A major reason why less developed countries fail to develop is the structural exclusion of large segments of their population from their economic, social and political development. In my estimation, roughly three billion people—one out of eve...▶
In response to David Sogge, Seth Kaplan adds five ways in which those working to develop or enhance social contracts can be more effective.▶
Guestblogger Seth Kaplan's second blog post on the rise of the g7+ group of 18 fragile and conflict-affected states▶
Guestblogger Seth Kaplan on the rise of the g7+ group of 18 fragile and conlfict-affected states▶
Small business are crucial in creating an inclusive economy. But the World Bank’s Doing Business Report does not focus on the most important issues they face.▶
Although many reports and books discuss the problems with development aid, few have been as bold in setting out so comprehensive an alternative vision.I complement the WRR on its work – but wonder to what extent the Netherlands will be able to imp...▶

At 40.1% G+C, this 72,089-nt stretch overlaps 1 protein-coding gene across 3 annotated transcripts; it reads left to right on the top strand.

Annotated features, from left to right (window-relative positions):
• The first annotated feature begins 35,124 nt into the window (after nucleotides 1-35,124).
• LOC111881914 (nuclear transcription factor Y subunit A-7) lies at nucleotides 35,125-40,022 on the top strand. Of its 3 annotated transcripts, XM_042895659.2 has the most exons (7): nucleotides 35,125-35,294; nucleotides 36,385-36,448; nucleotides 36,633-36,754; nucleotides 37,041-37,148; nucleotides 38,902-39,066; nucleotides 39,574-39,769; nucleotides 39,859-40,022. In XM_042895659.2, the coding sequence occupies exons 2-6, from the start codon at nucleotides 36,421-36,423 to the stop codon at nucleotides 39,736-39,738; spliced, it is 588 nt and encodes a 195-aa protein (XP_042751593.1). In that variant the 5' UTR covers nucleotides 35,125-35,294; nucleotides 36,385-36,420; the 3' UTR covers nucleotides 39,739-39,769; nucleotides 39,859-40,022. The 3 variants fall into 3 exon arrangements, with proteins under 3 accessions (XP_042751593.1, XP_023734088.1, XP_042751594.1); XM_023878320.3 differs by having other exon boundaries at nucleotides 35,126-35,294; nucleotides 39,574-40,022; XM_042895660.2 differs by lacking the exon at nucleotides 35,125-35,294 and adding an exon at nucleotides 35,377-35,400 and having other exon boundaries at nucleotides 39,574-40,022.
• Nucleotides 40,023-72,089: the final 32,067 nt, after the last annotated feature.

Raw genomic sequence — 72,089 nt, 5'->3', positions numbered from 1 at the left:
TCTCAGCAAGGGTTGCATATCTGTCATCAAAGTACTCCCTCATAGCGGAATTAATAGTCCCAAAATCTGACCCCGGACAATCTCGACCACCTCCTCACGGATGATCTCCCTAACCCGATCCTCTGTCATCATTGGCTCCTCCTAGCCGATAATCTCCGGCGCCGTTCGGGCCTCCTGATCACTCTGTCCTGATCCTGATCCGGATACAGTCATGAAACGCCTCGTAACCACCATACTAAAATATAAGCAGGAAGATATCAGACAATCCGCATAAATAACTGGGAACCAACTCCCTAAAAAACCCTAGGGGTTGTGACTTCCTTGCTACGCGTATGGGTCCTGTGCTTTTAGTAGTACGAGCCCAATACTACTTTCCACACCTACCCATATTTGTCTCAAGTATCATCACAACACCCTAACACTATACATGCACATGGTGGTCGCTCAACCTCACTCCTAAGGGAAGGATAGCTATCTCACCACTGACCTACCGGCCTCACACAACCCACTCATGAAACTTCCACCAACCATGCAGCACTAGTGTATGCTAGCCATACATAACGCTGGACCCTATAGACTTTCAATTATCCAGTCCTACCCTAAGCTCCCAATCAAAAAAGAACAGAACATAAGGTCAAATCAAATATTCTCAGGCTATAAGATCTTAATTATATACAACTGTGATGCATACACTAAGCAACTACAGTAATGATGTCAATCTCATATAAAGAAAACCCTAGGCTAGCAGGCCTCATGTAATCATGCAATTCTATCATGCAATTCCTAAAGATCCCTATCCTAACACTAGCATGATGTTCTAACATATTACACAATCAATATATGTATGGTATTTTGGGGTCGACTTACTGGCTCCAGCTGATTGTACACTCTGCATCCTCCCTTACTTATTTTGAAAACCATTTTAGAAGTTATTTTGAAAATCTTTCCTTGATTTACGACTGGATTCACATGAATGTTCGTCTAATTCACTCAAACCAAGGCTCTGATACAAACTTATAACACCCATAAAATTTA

Although the international community has focused on how to fix fragile states, none of its standard remedies has addressed the fundamental problems. Fractured societies require a new approach, one that is more firmly rooted in indigenous capacitie...▶
Seth Kaplan is a Professorial Lecturer in the Paul H. Nitze School of Advanced International Studies (SAIS) at Johns Hopkins University. He teaches, writes, and consults on issues related to fragile states, governance, and development. He is the author of Fixing Fragile States: A New Paradigm for Development (Praeger Security International, 2008) and Betrayed: Politics, Power, and Prosperity (Palgrave Macmillan, 2013). A Wharton MBA and Palmer scholar, Seth has worked for several large multinationals and founded four companies. He speaks fluent Mandarin Chinese and Japanese.